Dawn pinked through grey clouds sending shades creeping along the base of the tall courtyard walls, with the gallows' long shadow serving as a grim sundial. It was almost time.
A light breeze cooled Nathan Hamilton's face through the bars but did not stir the heavy noose that now held his gaze. His eyes traced the curve of the rope looking from heavy knot, around and back again. The unexpected trill of a bird's call startled him back to awareness. His hands slid from the stone lip that barely jutted under the window and he turned back towards the man who was sitting on the rough cot that lay against the opposite wall.
"Are you tired, father?" Hamilton asked, his voice hoarse.
Father Maskie shook his head without looking up. He sat there without further movement, his hands clasped against his chest. After a while he raised his face to look at Hamilton, showing eyes that were reddened and damp.
"Is it morning already?" Father Maskie asked. "I'm sorry, my son, I should have let you rest."
Hamilton gave a derisive snort that turned into a cough. "Plenty of time for rest later," he said.
Father Maskie nodded solemnly. "I'm glad you agreed to talk to me," he said.
"I could hardly refuse you, Father," Hamilton replied. "By all accounts this will be the last execution they ever hold. The Italians have no stomach for a hanging."
"Are you certain you won't join me in a prayer?" Maskie asked. "Or I could take your confession."
Hamilton shook his head. "With all due respect Father, MY father would turn in his grave. He never cared for the Papacy."
"And yet here you are," the priest said.
"Aye," Hamilton nodded. "While my father was in the army back in England, he became acquainted with an Austrian mercenary by the name of Spenzler. He cashed himself out and served under Major Spenzler during various scuffles with the Prussians and the French. When he'd made enough for a stake he sent for mother and the rest of us. He said he chose to put down roots in Italy because there were too many old scores waiting to be settled in Germany."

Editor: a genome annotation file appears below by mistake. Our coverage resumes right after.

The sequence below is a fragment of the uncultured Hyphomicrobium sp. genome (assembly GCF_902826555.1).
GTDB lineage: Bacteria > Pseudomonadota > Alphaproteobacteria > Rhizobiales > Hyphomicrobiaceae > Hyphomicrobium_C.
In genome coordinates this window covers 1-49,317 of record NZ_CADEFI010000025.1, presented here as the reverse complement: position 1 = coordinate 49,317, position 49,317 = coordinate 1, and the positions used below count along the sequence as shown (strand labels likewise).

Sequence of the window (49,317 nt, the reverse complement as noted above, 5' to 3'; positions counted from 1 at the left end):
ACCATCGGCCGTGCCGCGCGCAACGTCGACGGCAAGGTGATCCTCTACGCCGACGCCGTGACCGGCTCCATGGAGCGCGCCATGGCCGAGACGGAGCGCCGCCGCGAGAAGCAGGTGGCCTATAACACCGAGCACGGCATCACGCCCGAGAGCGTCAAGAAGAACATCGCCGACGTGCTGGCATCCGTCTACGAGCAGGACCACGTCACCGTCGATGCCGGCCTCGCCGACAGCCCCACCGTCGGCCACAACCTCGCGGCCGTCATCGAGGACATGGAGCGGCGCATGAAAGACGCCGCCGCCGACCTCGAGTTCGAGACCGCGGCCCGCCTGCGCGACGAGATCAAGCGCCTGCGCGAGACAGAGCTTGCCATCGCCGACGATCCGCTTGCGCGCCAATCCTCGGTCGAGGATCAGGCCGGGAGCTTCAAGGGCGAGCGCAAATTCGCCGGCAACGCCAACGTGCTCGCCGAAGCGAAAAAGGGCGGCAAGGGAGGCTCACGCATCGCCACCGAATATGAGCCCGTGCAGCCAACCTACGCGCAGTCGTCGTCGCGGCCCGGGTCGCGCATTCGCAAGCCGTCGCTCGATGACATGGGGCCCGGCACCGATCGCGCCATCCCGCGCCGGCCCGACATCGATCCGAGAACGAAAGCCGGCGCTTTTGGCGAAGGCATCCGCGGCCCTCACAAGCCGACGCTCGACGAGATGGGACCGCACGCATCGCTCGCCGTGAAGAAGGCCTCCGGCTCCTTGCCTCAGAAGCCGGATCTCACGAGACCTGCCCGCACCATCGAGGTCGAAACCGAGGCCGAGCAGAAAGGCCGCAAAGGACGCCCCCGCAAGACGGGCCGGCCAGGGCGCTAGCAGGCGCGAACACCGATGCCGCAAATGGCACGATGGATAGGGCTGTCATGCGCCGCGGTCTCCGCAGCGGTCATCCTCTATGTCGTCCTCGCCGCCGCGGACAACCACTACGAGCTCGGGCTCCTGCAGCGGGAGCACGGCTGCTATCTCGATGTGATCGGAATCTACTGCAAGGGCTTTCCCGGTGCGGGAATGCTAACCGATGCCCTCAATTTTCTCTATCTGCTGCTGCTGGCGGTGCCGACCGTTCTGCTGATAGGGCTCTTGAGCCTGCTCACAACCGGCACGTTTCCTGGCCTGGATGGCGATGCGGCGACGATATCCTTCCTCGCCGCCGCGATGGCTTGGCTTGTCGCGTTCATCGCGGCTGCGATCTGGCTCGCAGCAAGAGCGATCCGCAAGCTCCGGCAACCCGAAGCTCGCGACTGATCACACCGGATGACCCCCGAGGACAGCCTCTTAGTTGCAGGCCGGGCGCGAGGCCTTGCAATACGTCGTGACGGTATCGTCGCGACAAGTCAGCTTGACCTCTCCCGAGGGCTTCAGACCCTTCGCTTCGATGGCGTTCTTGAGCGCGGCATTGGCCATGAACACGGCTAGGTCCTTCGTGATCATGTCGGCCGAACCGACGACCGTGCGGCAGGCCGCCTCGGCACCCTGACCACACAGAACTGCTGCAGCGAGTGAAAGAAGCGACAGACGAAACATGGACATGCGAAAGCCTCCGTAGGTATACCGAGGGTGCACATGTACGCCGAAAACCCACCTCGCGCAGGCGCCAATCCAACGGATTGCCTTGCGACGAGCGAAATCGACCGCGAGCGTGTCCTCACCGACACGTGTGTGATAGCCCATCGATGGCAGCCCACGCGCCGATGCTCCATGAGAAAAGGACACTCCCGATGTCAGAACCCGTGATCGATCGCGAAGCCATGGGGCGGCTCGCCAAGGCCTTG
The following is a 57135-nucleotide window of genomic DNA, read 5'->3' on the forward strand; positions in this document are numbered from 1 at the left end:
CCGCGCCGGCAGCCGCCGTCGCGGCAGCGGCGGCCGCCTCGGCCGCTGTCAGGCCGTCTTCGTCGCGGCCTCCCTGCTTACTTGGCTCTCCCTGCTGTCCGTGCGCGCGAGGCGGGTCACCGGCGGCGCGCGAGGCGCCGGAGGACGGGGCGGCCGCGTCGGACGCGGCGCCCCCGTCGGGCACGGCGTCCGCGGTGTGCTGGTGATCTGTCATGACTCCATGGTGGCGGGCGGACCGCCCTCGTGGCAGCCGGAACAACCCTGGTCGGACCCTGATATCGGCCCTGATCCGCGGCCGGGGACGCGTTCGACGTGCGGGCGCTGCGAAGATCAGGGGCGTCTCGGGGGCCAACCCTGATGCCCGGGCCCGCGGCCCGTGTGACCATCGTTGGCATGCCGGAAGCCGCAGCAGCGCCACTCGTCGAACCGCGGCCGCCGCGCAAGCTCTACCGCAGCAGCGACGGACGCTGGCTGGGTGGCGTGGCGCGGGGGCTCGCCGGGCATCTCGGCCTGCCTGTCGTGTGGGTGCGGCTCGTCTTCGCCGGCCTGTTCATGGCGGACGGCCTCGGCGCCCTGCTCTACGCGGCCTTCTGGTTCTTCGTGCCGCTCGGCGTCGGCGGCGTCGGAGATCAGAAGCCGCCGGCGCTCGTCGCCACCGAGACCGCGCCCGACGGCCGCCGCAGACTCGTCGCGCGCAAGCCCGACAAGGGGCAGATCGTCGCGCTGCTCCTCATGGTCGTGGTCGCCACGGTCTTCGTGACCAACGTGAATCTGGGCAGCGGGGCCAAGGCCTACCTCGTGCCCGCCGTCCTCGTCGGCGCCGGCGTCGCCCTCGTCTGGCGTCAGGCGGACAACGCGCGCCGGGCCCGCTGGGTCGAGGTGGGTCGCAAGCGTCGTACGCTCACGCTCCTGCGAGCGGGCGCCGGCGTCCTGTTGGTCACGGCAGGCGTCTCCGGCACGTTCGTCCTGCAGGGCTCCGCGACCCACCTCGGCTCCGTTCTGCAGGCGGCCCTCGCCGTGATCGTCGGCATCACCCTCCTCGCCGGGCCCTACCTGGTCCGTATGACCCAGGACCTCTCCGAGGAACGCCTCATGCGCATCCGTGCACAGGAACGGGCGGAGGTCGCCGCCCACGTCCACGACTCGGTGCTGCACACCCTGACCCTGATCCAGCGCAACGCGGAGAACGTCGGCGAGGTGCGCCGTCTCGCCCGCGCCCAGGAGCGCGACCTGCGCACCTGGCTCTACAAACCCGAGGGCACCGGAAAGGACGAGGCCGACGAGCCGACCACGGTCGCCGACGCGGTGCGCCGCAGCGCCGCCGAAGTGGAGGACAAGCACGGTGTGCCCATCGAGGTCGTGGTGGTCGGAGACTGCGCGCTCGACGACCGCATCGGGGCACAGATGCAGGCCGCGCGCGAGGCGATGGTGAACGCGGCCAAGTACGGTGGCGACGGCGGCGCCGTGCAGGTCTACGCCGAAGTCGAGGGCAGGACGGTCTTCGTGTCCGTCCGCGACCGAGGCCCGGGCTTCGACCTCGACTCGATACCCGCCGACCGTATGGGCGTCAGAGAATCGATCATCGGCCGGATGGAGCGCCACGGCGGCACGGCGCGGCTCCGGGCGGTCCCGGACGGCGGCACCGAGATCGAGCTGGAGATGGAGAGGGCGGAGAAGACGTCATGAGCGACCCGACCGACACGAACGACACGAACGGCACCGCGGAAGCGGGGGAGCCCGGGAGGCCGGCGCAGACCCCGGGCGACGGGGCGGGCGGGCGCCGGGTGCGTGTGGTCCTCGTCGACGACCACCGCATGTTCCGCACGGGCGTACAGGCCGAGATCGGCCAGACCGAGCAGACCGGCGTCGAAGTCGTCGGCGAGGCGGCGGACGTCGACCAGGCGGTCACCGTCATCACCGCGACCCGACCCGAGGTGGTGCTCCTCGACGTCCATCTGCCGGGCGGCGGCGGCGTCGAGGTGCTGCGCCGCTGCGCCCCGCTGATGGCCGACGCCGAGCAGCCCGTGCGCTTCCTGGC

"Soldiering is a hard life," Father Maskie observed, leaning slightly towards Hamilton.
"All life is hard," Hamilton fired back. "A man must become hard to make his way in life." He wrapped his arms about his body dramatically. "The comforting blanket of religion is neither broad nor deep enough to warm us all, Father."
"Indeed?" Maskie raised his eyebrows. "Perhaps the comfort of religion would have set you upon a path that was..." The priest's words trailed away.
Hamilton's eyes narrowed and his hands bunched into fists.
"Have a caution, Father." Hamilton spoke cooly, though his body trembled. "I know well the black pit wherein my stony heart lies and I have no need of your forgiveness nor your puny judgements neither. Do not presume to ease the guilt I feel for lives ended by my hand. Rather ease the weight of clouds from off the sky."
Father Maskie clenched his eyes shut briefly, then held his open palms towards Hamilton. "Oh sweet Lord pity this foolish man for his conceit. What arrogance he has. He would claim to fly like a bird while yet he falls into sin. Nathan Hamilton, have you no regret? Do you feel no shame?"
"No more!" Hamilton was shouting. "Nor yet again, Father. There is no contrition to be found here." He slapped his hand on his chest.
"Only because you refuse to let what IS there free, my son." Father Maskie's own hands were white-knuckled fists now and they shook alarmingly. "You MUST let me help you." The priest's body was bent almost double, his arms tight against his sides, rigid, his gaze fixed on Hamilton.
Hamilton's chest swelled with the breath to fuel strong words but he was cut short by a loud banging on the cell door. It opened and a guard entered, while another loitered in the corridor outside.
The guard sheepishly pulled his cap from his head, nodding at Father Maskie as he traced the sign of the cross on his chest. His eyes darted towards Hamilton then back to the priest. "It's time, Father. You must leave now."
Father Maskie lurched to his feet, but instead of approaching the door he went to Hamilton and grabbed the other man's arm in both of his hands. "I forgive you," he said, his voice rising. "God will grant you his forgiveness too if you'd only ask him for it. Don't be an arrogant fool. I can save you, my son."
"ME?" Hamilton shouted. He wrenched his arm away from the priest, sending him into an off-balance stagger that was only prevented from becoming a fall by the swift action of the guard, who gathered Father Maskie into his arms. "What about your sins, Father? Who will forgive those?"
Father Maskie strained against the guard's grip. "I am a righteous man, sinner, with clean hands and a pure heart. I perform the Lord's work." He shook his clasped hands in Hamilton's face. The black chains hanging from the manacles about the priest's wrists danced. "I didn't do anything wrong. I'm innocent!"
"That's what they all say," Hamilton sneered. He retrieved his black cloth hood from where it lay crumbled at the end of the prisoner's bed. "The Lord executeth righteousness and judgement for all that are oppressed. Nathan Hamilton executeth the rest."